(i)  repeated exhibition of obsessive jealousy causing repeated invasion of the victim’s privacy, liberty, integrity and security;
(ii)  insults or ridicule directed at the aggrieved person;
(iii)  threats to cause physical pain to spouse or other members of shared household;
(iv)  threats of divorce or second marriage on baseless accusations of insanity or infertility;
(v)  bringing false allegations upon the character of a female member or any member of the shared household;
(vi)  willful or neglected abandonment of the aggrieved person;
(vii)  stalking;
(viii) harassment; or
(ix) compelling the wife to cohabit with anybody other than the husband.

Section 4 would punish domestic violence with imprisonment for six months to three years, “depending on the gravity of the act,” and a fine of 20,000 to 100,000 rupees (about US$123 to $616) to be paid as compensation to the aggrieved person. In default of payment of the fine, the court could award simple imprisonment for three months. In addition, persons who aid or abet in the commission of an offense are also subject to the same punishment provided above. The section also notes that if an offense that falls under Pakistan’s Penal Code is committed in a domestic relationship, the offense is punishable as provided under the Penal Code.

Part III of the bill deals with court protection from domestic violence and would empower the courts to issue interim, protection, custody, and residence orders and award monetary relief to victims at the respondent’s expense. Part IV of the bill would establish a Protection Committee and protection officers and set out their powers, duties, and functions. Duties of the Protection Committee would include informing aggrieved persons of their rights under the law; assisting them in obtaining any medical treatment necessitated by domestic violence; helping them relocate to an acceptable safer place, which may include the house of any relative or family friend or other safe place; and assign the protection officer to assist them in preparing or filing any petition or report in court.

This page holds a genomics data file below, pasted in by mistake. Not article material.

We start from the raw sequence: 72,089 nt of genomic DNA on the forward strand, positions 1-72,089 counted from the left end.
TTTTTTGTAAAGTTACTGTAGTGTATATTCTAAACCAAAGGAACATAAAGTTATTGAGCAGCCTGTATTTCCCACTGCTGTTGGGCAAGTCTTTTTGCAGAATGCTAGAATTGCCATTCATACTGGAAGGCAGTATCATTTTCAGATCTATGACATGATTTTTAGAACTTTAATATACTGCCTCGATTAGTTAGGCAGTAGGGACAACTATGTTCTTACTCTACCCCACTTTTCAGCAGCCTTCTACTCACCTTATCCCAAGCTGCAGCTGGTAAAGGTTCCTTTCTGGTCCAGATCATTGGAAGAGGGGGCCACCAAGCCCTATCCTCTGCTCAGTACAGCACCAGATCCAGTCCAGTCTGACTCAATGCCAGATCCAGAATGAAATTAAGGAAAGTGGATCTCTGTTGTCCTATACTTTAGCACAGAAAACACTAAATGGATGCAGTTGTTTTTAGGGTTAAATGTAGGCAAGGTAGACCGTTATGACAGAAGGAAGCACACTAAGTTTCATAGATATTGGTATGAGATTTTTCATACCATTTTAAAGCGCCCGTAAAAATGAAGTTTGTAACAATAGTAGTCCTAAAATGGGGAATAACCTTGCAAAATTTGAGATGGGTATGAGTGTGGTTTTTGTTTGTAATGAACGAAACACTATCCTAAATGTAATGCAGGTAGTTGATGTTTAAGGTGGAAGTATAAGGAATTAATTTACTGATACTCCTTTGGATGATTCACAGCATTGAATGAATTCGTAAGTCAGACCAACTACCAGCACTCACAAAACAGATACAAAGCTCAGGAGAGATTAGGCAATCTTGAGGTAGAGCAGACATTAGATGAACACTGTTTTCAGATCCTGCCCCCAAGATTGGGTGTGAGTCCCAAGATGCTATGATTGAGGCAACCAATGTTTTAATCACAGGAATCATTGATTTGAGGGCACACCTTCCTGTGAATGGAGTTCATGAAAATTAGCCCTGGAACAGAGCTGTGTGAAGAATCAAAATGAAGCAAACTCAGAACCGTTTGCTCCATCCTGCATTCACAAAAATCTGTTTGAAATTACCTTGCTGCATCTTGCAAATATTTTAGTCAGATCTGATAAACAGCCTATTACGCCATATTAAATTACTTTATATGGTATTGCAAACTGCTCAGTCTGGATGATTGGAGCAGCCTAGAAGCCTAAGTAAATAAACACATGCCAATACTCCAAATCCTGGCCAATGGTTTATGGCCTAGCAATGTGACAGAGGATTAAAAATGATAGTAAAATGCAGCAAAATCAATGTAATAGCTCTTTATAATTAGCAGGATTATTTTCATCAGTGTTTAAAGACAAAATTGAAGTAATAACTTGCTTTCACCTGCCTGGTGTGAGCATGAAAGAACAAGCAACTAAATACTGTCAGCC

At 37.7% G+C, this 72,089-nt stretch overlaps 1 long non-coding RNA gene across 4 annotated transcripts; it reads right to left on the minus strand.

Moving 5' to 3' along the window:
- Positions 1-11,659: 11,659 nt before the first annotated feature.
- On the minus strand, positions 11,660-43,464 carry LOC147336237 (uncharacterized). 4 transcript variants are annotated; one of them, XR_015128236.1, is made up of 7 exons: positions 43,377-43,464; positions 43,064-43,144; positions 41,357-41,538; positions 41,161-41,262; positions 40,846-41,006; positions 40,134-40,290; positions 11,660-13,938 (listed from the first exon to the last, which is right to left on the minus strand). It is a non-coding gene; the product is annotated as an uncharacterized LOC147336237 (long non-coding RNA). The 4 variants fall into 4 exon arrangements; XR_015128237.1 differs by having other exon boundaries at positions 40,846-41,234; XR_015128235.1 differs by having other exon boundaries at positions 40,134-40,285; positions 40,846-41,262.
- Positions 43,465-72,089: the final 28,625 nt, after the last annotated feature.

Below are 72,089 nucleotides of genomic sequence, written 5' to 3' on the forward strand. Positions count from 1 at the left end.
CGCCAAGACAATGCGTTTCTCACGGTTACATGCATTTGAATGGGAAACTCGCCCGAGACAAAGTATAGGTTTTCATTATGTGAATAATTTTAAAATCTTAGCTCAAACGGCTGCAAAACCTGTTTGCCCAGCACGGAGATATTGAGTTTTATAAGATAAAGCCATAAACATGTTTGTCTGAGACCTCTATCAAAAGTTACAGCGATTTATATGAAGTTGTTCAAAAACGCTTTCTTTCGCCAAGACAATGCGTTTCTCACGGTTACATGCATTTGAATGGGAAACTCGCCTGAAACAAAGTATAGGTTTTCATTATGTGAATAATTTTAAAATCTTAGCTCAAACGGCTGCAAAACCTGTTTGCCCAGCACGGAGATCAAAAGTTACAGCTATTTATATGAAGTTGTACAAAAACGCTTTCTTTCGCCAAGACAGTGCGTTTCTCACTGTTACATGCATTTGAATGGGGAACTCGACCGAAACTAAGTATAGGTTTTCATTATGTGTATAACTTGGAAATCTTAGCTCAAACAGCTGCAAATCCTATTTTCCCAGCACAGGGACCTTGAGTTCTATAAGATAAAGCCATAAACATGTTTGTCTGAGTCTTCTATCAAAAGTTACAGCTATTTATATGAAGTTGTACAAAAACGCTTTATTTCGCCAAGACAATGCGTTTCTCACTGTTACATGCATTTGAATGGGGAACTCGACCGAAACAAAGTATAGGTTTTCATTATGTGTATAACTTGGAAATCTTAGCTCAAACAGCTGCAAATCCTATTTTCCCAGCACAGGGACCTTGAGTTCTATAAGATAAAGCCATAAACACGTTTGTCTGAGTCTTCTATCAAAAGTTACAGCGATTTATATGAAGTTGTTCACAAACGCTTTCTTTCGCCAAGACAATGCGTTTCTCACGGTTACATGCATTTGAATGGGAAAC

Reactions to the Referral

The federal minister for religious affairs, Pir Noor-ul-Haq Qadri, and the CII chairman, Qibla Ayaz, have reportedly expressed their concerns over the bill in respect of certain clauses that “contradict our social values” and have declared it un-Islamic. The bill’s definition of “domestic violence” has also been criticized as being too broad and a potential threat to the family system. Senator Mushtaq Ahmed, a member of Jamaat-e-Islami and a vocal opponent of the bill, is reported to have said that the bill is “very broad and open-ended” and “open for interpretation” in that it mentions harassment without saying what it is. He also claims that it “treats everyone in the family with the yardstick[, whereas] … [i]n our culture and religion, the stature of parents is above the rest and they can’t be treated like other members of the family.”

According to one Dawn news report, experts believe that “referring the federal bill to CII was only aimed at delaying the enactment of the law.” They question the logic of referring the federal bill to the council when nearly identical laws have already been enacted in Sindh, Balochistan and Punjab. Reema Omer, a legal advisor to the International Commission of Jurists (ICJ), also fears that the referral may produce the same result that occurred with the domestic violence bill in Khyber Paktunkwa—namely, “the most diluted, weak law in the country.” Many commentators on social media have expressed their concern over a hashtag that advocated rejecting the bill for being against Islam and Pakistani culture. Others have criticized the lack of women’s representation on the CII.